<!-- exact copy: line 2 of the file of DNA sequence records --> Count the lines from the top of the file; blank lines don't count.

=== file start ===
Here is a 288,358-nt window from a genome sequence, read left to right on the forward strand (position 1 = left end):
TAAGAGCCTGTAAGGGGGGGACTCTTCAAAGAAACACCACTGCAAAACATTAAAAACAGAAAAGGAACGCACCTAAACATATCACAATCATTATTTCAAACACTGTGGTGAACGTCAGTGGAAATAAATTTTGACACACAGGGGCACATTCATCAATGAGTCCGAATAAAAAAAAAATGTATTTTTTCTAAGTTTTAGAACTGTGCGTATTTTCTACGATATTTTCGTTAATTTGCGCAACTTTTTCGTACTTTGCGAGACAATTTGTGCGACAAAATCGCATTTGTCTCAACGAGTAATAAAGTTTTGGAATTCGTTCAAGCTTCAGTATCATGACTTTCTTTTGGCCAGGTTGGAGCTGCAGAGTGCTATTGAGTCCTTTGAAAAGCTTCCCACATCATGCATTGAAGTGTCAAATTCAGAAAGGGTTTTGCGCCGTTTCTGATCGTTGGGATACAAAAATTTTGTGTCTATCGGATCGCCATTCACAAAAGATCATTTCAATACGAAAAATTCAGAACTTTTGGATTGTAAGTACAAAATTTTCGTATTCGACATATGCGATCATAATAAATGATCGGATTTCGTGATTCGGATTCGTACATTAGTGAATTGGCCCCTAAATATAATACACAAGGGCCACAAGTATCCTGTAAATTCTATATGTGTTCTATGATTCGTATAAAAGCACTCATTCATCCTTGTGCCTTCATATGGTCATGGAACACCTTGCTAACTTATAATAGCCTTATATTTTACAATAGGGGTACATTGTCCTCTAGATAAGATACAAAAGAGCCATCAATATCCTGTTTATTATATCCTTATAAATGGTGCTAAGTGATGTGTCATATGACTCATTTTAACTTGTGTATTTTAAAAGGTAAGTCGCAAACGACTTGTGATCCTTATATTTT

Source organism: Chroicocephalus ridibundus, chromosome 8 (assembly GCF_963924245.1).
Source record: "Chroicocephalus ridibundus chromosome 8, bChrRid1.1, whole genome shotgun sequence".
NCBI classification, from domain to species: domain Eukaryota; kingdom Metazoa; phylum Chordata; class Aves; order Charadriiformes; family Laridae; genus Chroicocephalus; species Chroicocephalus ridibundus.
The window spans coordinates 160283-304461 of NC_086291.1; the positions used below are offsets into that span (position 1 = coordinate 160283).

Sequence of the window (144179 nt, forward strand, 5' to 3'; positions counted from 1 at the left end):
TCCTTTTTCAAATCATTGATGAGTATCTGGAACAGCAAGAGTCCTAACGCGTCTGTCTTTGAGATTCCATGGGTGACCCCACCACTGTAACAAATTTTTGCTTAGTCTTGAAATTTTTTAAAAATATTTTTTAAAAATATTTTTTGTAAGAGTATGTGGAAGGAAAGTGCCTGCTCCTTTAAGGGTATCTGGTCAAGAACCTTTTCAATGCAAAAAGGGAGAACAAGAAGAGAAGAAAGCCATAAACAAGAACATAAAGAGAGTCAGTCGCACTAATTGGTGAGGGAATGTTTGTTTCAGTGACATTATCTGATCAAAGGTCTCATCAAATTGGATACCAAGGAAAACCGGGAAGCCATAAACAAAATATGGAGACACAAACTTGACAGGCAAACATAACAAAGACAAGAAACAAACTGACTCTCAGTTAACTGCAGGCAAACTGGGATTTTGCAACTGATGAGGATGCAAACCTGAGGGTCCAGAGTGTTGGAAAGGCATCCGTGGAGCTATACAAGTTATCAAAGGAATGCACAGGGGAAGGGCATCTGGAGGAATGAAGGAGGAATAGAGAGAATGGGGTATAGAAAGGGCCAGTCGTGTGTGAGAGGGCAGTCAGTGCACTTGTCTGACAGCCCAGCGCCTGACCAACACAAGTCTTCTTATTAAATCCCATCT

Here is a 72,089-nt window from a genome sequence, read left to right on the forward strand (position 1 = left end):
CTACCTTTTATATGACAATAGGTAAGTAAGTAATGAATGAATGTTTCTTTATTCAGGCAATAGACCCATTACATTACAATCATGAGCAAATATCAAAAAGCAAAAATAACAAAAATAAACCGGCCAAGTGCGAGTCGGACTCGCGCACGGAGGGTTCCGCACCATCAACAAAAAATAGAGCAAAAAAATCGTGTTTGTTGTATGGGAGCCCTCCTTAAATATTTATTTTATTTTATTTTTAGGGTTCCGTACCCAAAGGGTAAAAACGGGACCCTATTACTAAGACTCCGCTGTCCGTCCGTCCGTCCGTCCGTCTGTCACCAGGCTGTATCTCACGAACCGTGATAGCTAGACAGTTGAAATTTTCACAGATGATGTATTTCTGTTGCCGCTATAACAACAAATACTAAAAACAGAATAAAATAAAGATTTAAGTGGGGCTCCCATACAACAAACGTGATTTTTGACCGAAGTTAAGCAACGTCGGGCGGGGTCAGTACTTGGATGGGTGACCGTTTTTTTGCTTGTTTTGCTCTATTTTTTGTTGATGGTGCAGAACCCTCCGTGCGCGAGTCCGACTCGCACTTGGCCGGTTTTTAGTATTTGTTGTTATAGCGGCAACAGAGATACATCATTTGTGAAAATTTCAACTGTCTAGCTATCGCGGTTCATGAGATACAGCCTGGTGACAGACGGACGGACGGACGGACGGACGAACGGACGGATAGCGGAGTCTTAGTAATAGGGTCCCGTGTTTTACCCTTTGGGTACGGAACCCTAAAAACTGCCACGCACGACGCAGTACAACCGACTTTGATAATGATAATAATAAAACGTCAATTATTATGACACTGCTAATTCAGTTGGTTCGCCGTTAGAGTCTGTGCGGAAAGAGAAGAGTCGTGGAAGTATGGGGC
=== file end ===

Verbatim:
TAAGAGCCTGTAAGGGGGGGACTCTTCAAAGAAACACCACTGCAAAACATTAAAAACAGAAAAGGAACGCACCTAAACATATCACAATCATTATTTCAAACACTGTGGTGAACGTCAGTGGAAATAAATTTTGACACACAGGGGCACATTCATCAATGAGTCCGAATAAAAAAAAAATGTATTTTTTCTAAGTTTTAGAACTGTGCGTATTTTCTACGATATTTTCGTTAATTTGCGCAACTTTTTCGTACTTTGCGAGACAATTTGTGCGACAAAATCGCATTTGTCTCAACGAGTAATAAAGTTTTGGAATTCGTTCAAGCTTCAGTATCATGACTTTCTTTTGGCCAGGTTGGAGCTGCAGAGTGCTATTGAGTCCTTTGAAAAGCTTCCCACATCATGCATTGAAGTGTCAAATTCAGAAAGGGTTTTGCGCCGTTTCTGATCGTTGGGATACAAAAATTTTGTGTCTATCGGATCGCCATTCACAAAAGATCATTTCAATACGAAAAATTCAGAACTTTTGGATTGTAAGTACAAAATTTTCGTATTCGACATATGCGATCATAATAAATGATCGGATTTCGTGATTCGGATTCGTACATTAGTGAATTGGCCCCTAAATATAATACACAAGGGCCACAAGTATCCTGTAAATTCTATATGTGTTCTATGATTCGTATAAAAGCACTCATTCATCCTTGTGCCTTCATATGGTCATGGAACACCTTGCTAACTTATAATAGCCTTATATTTTACAATAGGGGTACATTGTCCTCTAGATAAGATACAAAAGAGCCATCAATATCCTGTTTATTATATCCTTATAAATGGTGCTAAGTGATGTGTCATATGACTCATTTTAACTTGTGTATTTTAAAAGGTAAGTCGCAAACGACTTGTGATCCTTATATTTT